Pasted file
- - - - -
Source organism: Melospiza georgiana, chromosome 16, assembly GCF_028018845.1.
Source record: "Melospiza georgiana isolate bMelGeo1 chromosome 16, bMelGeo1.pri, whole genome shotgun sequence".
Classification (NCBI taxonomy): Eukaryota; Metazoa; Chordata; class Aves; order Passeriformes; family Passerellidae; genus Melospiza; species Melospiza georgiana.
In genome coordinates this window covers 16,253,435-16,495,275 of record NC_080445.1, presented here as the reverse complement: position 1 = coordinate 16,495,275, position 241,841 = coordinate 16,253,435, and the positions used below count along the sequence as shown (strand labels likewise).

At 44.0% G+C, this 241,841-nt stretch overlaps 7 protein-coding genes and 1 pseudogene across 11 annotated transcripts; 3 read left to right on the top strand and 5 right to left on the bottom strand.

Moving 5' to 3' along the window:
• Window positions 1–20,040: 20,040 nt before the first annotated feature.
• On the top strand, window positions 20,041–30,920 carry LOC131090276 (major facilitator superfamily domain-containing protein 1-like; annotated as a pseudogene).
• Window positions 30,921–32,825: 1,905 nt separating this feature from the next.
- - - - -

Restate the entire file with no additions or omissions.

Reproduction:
Source organism: Melospiza georgiana, chromosome 16, assembly GCF_028018845.1.
Source record: "Melospiza georgiana isolate bMelGeo1 chromosome 16, bMelGeo1.pri, whole genome shotgun sequence".
Classification (NCBI taxonomy): Eukaryota; Metazoa; Chordata; class Aves; order Passeriformes; family Passerellidae; genus Melospiza; species Melospiza georgiana.
In genome coordinates this window covers 16,253,435-16,495,275 of record NC_080445.1, presented here as the reverse complement: position 1 = coordinate 16,495,275, position 241,841 = coordinate 16,253,435, and the positions used below count along the sequence as shown (strand labels likewise).

At 44.0% G+C, this 241,841-nt stretch overlaps 7 protein-coding genes and 1 pseudogene across 11 annotated transcripts; 3 read left to right on the top strand and 5 right to left on the bottom strand.

Moving 5' to 3' along the window:
• Window positions 1–20,040: 20,040 nt before the first annotated feature.
• On the top strand, window positions 20,041–30,920 carry LOC131090276 (major facilitator superfamily domain-containing protein 1-like; annotated as a pseudogene).
• Window positions 30,921–32,825: 1,905 nt separating this feature from the next.